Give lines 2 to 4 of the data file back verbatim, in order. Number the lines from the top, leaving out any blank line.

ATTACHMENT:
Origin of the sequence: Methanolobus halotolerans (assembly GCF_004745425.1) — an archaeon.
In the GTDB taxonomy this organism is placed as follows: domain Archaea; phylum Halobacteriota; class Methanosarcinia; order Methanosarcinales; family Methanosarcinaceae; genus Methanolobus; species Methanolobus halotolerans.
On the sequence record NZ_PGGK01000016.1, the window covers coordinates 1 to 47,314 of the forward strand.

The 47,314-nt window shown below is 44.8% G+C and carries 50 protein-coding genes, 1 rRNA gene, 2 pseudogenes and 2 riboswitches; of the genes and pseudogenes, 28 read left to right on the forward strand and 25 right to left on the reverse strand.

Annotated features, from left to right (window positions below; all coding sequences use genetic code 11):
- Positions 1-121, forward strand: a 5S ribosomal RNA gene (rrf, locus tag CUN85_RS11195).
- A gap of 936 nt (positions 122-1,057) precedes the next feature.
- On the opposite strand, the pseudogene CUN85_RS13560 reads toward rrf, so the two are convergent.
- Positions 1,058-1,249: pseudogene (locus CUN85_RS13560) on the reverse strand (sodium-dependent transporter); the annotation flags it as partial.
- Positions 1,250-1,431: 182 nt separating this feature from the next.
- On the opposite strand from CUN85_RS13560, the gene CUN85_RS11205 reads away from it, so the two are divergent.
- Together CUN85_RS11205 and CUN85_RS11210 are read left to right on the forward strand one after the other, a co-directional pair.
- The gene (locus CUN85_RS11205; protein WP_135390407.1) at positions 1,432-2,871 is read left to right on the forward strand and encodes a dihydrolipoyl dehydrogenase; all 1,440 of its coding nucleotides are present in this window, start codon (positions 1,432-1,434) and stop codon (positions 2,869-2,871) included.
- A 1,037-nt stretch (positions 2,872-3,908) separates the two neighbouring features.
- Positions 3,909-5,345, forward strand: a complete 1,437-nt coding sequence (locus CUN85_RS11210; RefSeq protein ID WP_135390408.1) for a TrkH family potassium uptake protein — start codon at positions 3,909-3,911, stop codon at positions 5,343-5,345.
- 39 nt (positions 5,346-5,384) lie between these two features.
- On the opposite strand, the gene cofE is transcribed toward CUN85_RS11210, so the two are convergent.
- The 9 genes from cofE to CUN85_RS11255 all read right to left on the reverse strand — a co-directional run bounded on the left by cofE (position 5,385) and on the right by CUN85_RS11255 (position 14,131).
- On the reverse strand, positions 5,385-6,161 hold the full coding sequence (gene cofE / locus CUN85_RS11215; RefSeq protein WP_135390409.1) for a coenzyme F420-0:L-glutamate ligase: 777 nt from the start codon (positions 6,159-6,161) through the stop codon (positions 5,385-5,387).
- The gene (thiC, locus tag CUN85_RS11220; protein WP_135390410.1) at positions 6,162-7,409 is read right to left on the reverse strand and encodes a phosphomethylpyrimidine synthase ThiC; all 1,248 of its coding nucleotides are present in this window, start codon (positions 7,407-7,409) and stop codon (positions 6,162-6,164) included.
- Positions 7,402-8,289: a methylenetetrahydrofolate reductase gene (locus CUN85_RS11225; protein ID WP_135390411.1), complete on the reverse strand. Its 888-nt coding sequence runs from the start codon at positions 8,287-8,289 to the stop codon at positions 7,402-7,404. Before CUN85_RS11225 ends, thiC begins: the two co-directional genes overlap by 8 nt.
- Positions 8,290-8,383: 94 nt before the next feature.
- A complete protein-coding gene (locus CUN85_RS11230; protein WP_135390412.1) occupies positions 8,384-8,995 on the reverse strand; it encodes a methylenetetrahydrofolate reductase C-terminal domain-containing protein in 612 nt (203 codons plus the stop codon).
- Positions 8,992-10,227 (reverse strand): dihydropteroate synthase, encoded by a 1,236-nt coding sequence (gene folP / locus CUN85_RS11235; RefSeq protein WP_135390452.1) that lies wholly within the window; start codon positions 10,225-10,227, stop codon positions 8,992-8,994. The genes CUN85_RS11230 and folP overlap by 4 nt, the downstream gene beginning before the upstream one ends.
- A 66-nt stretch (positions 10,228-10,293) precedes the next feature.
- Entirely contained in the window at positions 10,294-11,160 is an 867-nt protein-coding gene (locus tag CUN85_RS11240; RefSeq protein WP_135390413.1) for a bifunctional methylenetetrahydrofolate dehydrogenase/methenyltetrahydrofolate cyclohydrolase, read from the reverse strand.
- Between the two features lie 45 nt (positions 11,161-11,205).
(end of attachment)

In the GTDB taxonomy this organism is placed as follows: domain Archaea; phylum Halobacteriota; class Methanosarcinia; order Methanosarcinales; family Methanosarcinaceae; genus Methanolobus; species Methanolobus halotolerans.
On the sequence record NZ_PGGK01000016.1, the window covers coordinates 1 to 47,314 of the forward strand.

The 47,314-nt window shown below is 44.8% G+C and carries 50 protein-coding genes, 1 rRNA gene, 2 pseudogenes and 2 riboswitches; of the genes and pseudogenes, 28 read left to right on the forward strand and 25 right to left on the reverse strand.